Twitty's success topped even make-believe RETROSPECTIVE

June 07, 1993|By J. D. Considine | J. D. Considine,Pop Music Critic

Most singers count themselves lucky to have had even a single stab at success. But Conway Twitty, who died Saturday of heart failure at age 59, hit the jackpot not once but twice -- first as a rock singer, then as a country star.

Although he had grown up with country music, by the time Twitty got out of the Army he wanted to rock. Awed by the adrenalin and excitement being injected onto vinyl by the likes of Elvis Presley and Carl Perkins, he took his band, the Rockhousers, to Sun Studios in Memphis in 1956, hoping to cash in.

Unfortunately, the closest he got to recording for Sun was when Roy Orbison agreed to cut "Rockhouse" -- Twitty's band's theme -- as his second Sun single. But manager Don Seat got Twitty a deal with Mercury, and within a year, Twitty cut his first single.

"I thought I'd be as big as Elvis in two or three weeks," Twitty laughed later. "I thought that was all it took -- put out a record."

Actually, it took a couple tries before Twitty clambered onto the hit parade, and his earliest efforts -- the singles "Your Lovin" " and "Maybe Baby" -- were solid, though derivative, rockabilly.

But Twitty's third effort took him all the way to the top of the charts. "It's Only Make Believe" was a classic rock and roll romancer, with Twitty singing in a voice that was part croon, part growl; in some ways, it was a better Elvis Presley ballad than anything Elvis had cut at that point. It spent two weeks at No. 1, and remained the biggest hit of Twitty's career.

In fact, "It's Only Make Believe" was such a smash that when Charles Strouse, Lee Adams and Michael Stewart were looking for a singer to build a rock and roll musical around, the one they invented for "Bye, Bye Birdie," turned out to be Conrad Birdie, a not-too-subtle copy of Conway Twitty.

That Twitty was unable to duplicate that success hardly kept him off the charts. Although he recorded all kinds of material during the rock segment of his career, including a credible cover of Muddy Waters' "Got My Mojo Working," Twitty's greatest success came with schlock -- rock remakes of middle-of-the-road fare like "Mona Lisa," "Danny Boy" and "C'Est Si Bon."

Still, when Twitty decided to bail out of the rock scene in 1961, he was advised against it by his manager, who pointed out that while popular rock acts could gross thousands a night, only the most successful C&W performers could make more than a couple hundred a week.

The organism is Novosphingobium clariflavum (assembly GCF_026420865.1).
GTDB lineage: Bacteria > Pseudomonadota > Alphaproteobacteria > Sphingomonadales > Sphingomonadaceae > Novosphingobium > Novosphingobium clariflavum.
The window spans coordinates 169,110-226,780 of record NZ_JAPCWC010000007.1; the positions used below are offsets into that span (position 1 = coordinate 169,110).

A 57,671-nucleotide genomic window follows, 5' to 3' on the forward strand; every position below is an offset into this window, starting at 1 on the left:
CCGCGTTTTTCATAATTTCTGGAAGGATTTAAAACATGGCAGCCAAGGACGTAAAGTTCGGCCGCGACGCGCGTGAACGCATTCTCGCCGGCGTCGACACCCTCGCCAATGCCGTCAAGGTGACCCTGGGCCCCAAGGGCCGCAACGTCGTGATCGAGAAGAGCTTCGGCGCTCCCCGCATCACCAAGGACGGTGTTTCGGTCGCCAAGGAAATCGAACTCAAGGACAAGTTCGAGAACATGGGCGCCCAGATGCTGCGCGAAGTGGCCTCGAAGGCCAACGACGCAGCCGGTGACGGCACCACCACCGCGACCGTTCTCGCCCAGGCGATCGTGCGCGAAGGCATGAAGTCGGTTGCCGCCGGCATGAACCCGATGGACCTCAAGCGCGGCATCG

Twitty was unperturbed. Hooking up with producer Owen Bradley -- known for handling most of Patsy Cline's hits -- Twitty threw himself into his new work. But almost seven years went by before the singer paid $500 to a near-bankrupt songwriter for dTC "The Image of Me" -- Twitty's first big country hit.

From there, it was a short climb to the top. "Next in Line" was the first of nearly 50 country chart-toppers for Twitty, a string that stretched well into the '80s and ran the gamut from heavy-breathing love songs to gimmicky novelty duets with Loretta Lynn.

As a singles artist, Twitty considered himself a ladies' man. That's not to say he was flirtatious; rather, he made a point of going after the women's market. "I pick a song a woman will like for sure," he once said. "Women are more sensitive and get the point quicker. I like a song that says things a man wants to say and doesn't know how to say it."

In 1967, he tried to parlay his fame into fast-food success, forming a consortium with Merle Haggard, Sonny James, Harlan Howard and former Oklahoma Gov. J. Howard Robinson to sell burgers. But not just any burgers -- Twitty Burgers. While the chain was a flop, his other commercial venture, an amusement park-cum-fan haven called Twitty City, was far more successful.

Mostly, though, Twitty just made music, recording regularly and touring relentlessly. In fact, he was on stage the night before he died, working a nightclub in Branson, Mo. And though many in the country music were shocked and saddened by his unexpected death, they at least had the comfort of knowing that Twitty was doing what he loved best to the very end.

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